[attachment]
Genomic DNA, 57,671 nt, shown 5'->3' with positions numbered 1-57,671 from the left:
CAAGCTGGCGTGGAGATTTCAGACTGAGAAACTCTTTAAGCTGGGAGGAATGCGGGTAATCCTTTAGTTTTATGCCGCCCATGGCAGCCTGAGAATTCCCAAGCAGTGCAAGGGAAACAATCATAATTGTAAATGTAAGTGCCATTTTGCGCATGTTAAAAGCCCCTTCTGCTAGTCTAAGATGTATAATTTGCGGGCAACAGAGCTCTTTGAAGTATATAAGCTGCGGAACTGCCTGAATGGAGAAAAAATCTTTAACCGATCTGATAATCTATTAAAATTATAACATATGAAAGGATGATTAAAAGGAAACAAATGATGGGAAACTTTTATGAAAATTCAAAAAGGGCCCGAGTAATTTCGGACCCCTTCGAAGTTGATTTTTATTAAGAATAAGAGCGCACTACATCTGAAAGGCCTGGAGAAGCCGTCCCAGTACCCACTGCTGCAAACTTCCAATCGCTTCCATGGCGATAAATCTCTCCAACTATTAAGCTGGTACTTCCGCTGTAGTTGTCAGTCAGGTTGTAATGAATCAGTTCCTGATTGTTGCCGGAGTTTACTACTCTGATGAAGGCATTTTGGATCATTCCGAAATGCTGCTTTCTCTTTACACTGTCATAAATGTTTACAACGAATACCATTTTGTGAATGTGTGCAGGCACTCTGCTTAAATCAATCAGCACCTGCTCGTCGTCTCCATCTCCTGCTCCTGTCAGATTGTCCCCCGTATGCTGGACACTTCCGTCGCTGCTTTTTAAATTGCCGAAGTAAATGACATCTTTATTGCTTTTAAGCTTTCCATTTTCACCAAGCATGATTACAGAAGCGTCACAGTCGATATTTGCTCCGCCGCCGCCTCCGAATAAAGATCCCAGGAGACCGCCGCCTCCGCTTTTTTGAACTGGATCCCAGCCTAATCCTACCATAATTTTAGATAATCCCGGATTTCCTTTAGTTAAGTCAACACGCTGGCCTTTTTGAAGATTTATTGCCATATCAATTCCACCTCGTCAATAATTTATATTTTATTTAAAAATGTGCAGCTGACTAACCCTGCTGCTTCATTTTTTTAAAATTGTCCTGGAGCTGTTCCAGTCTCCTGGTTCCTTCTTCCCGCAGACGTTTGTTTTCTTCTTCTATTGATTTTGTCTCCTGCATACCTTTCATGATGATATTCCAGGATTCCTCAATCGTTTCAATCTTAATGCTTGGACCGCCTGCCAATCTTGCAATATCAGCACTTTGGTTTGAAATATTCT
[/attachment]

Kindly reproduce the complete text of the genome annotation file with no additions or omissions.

Genomic DNA, 57,671 nt, shown 5'->3' with positions numbered 1-57,671 from the left:
CAAGCTGGCGTGGAGATTTCAGACTGAGAAACTCTTTAAGCTGGGAGGAATGCGGGTAATCCTTTAGTTTTATGCCGCCCATGGCAGCCTGAGAATTCCCAAGCAGTGCAAGGGAAACAATCATAATTGTAAATGTAAGTGCCATTTTGCGCATGTTAAAAGCCCCTTCTGCTAGTCTAAGATGTATAATTTGCGGGCAACAGAGCTCTTTGAAGTATATAAGCTGCGGAACTGCCTGAATGGAGAAAAAATCTTTAACCGATCTGATAATCTATTAAAATTATAACATATGAAAGGATGATTAAAAGGAAACAAATGATGGGAAACTTTTATGAAAATTCAAAAAGGGCCCGAGTAATTTCGGACCCCTTCGAAGTTGATTTTTATTAAGAATAAGAGCGCACTACATCTGAAAGGCCTGGAGAAGCCGTCCCAGTACCCACTGCTGCAAACTTCCAATCGCTTCCATGGCGATAAATCTCTCCAACTATTAAGCTGGTACTTCCGCTGTAGTTGTCAGTCAGGTTGTAATGAATCAGTTCCTGATTGTTGCCGGAGTTTACTACTCTGATGAAGGCATTTTGGATCATTCCGAAATGCTGCTTTCTCTTTACACTGTCATAAATGTTTACAACGAATACCATTTTGTGAATGTGTGCAGGCACTCTGCTTAAATCAATCAGCACCTGCTCGTCGTCTCCATCTCCTGCTCCTGTCAGATTGTCCCCCGTATGCTGGACACTTCCGTCGCTGCTTTTTAAATTGCCGAAGTAAATGACATCTTTATTGCTTTTAAGCTTTCCATTTTCACCAAGCATGATTACAGAAGCGTCACAGTCGATATTTGCTCCGCCGCCGCCTCCGAATAAAGATCCCAGGAGACCGCCGCCTCCGCTTTTTTGAACTGGATCCCAGCCTAATCCTACCATAATTTTAGATAATCCCGGATTTCCTTTAGTTAAGTCAACACGCTGGCCTTTTTGAAGATTTATTGCCATATCAATTCCACCTCGTCAATAATTTATATTTTATTTAAAAATGTGCAGCTGACTAACCCTGCTGCTTCATTTTTTTAAAATTGTCCTGGAGCTGTTCCAGTCTCCTGGTTCCTTCTTCCCGCAGACGTTTGTTTTCTTCTTCTATTGATTTTGTCTCCTGCATACCTTTCATGATGATATTCCAGGATTCCTCAATCGTTTCAATCTTAATGCTTGGACCGCCTGCCAATCTTGCAATATCAGCACTTTGGTTTGAAATATTCT